Emotional art for 2020
Working alone and being socially distant hasn't been a problem in the past eight-plus months for painter Gregory Grenon.
He enjoys being alone, and Grenon and wife and fellow artist Mary Josephson keep socially distant on purpose at their Linnton studios.
"We're hanging in there in this terrible time we're having," said Grenon, referring to the COVID-19 pandemic and government restrictions. "I love being alone."
"We work alone in our studios all the time; being alone like this is really no different for us in our work conditions," Josephson said. "Our studios are 100 yards away from each other in Linnton, and we can work all day and not talk to each other at all. We don't go into each other's studios. We really work in isolation.
"Our biggest worry is just getting the work in one piece and getting it properly presented to the gallery."
Grenon's work emphasizes faces and emotions, and his latest body of work, "Introduction to Character," a two-year project with some 30 paintings, has been presented online by Russo Lee Gallery.
It's one of the many Portland art galleries navigating the new normal of openings when possible, exhibit viewing by appointment only and online presentations.
It's been an area where there has been plenty of content to choose from for Grenon, 72 — as the pandemic and restrictions, as well as other news centering on social justice and politics, have brought out emotions in everybody.
He mostly features women, as Grenon has been captivated by women in his life, and his work entails reverse painting on glass.
Grenon said last week that "this is the first week I've actually came out of the blackboard jungle, because I've been working on the show," he said. It's a relief to be done with a project, he said, more than anything.
"I didn't think I'd ever get it done," he said. "I work with a lot of emotions, and it's been very emotional."
It's not possible to not see emotions in people, he said. Grenon finds inspiration from television and movies (such as "Dirty Dancing"), newspapers, magazines and photographs — and not live models.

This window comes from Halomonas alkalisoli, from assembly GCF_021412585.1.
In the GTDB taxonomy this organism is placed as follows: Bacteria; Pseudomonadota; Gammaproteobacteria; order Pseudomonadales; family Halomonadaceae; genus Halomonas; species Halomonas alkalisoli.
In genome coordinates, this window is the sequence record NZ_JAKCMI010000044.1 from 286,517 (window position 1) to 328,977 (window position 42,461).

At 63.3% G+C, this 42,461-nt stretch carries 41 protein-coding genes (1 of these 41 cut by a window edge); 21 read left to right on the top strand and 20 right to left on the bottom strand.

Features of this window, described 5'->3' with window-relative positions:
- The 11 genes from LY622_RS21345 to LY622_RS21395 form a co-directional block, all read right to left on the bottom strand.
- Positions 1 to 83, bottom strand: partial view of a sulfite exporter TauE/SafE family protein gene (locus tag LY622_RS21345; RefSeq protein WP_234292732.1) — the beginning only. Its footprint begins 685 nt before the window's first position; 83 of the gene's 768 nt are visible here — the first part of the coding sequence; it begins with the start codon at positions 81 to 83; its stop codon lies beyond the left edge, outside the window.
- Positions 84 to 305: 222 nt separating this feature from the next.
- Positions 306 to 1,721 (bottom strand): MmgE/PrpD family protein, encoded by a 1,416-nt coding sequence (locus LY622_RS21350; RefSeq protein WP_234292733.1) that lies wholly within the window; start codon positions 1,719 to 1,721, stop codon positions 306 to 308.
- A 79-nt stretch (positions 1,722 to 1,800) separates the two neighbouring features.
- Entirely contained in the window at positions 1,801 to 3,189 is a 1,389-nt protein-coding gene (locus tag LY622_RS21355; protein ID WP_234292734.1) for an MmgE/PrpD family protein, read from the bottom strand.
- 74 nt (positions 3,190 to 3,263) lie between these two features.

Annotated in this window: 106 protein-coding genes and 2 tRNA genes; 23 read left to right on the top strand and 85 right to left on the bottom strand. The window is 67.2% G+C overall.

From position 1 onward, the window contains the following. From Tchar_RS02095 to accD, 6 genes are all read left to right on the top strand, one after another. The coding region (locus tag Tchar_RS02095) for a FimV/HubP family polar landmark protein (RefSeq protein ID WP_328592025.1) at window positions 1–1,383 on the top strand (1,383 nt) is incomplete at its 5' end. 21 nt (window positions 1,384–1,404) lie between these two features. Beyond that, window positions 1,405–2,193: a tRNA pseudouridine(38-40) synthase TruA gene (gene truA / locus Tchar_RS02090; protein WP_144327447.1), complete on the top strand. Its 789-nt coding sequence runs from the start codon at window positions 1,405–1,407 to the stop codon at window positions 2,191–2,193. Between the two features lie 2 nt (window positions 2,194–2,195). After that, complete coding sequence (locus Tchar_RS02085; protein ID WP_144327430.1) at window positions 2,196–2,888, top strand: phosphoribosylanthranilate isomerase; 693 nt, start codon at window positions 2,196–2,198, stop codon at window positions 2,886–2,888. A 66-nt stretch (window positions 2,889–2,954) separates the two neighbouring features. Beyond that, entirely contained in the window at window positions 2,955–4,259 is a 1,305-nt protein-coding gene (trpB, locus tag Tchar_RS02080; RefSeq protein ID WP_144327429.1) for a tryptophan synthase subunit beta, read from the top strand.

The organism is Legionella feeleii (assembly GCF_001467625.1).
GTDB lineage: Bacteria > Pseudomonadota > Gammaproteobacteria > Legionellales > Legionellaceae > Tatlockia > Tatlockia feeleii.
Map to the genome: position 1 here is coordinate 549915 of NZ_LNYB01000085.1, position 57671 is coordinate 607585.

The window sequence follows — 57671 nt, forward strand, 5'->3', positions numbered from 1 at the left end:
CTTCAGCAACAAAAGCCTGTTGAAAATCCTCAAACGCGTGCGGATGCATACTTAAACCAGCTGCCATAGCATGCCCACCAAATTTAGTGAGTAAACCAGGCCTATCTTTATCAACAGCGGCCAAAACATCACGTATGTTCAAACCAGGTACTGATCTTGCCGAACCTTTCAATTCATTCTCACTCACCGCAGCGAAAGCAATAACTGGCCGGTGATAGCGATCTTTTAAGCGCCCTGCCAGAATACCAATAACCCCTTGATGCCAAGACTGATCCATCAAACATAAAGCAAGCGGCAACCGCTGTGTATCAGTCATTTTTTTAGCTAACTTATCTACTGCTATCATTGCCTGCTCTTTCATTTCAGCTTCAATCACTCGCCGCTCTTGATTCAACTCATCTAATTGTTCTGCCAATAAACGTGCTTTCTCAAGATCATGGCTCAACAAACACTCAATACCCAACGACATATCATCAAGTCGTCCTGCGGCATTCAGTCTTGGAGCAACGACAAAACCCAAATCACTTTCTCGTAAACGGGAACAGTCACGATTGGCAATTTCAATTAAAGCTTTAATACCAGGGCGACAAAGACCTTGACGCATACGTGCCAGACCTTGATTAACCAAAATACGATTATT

"I've thought about painting people with their masks on, but I've not done it, yet," he said. "(Masks) bother the hell out of me; that's bothered me the most with what's going on."
Emotions have ranged from anger (over just about everything) to happiness (as in "happy if they're not sick," he said). "It's been very worrisome," he added.
"I'm just an artist, I paint it like I see it."
Faces also have been intriguing to him.
"I see a face and can't take my eyes off it," he said. "I'm into the heads and faces, I slowly got into the shoulders, then had to do hands, and the rest of body. I taught myself how to do it. I didn't do rigorous training, I taught myself to paint. Every time I paint I learn something new. … I see colors when I look at people's faces, like each color is an emotion."
Oh, and the color usage: "I want you to be able to see the picture from across the street," Grenon said.
By happenstance, about five years into a career that started in the late 1960s, Grenon painted on some glass and discovered the rare art form. He paints on one side, and you flip over the glass and the image appears. Glass comes in many forms — discarded windows and doors, fresh sheets — and he uses it all.
"I've been painting since '73 on glass," he said. "Usually people do it and move on.
"Later in my life I learned that I was dyslexic." So, it makes sense, he added, that he paints in reverse on glass.
Said Josephson: "He doesn't look at it all until he's done. It's an amazing process, his way of working. It's very unusual and always a surprise."
Grenon's Portland story goes back to the early 1970s when the late Arlene Schnitzer represented him through the Fountain Gallery. He hails from Detroit, Michigan, and moved to Portland for its beauty and vibe, and he has thrived as an artist, boasting public and private collections including at the Seattle Art Museum, Portland Art Museum, Microsoft Corp., and the cities of Portland and Seattle.
After Fountain, he had showings through Jamison-Thomas Art Gallery for several years, and then the gallery now known as Russo Lee.
Today, "I've shown across the world," he said.
He enjoys getting feedback about his work. Some of the best comes from kids — and people such as the homeless.
"Some people came off the street looking for a couple bucks for booze … they came into the gallery, they saw my work and said, 'I know those people!'" And, that was a compliment. I woke up the guy, it was the best part of his day."
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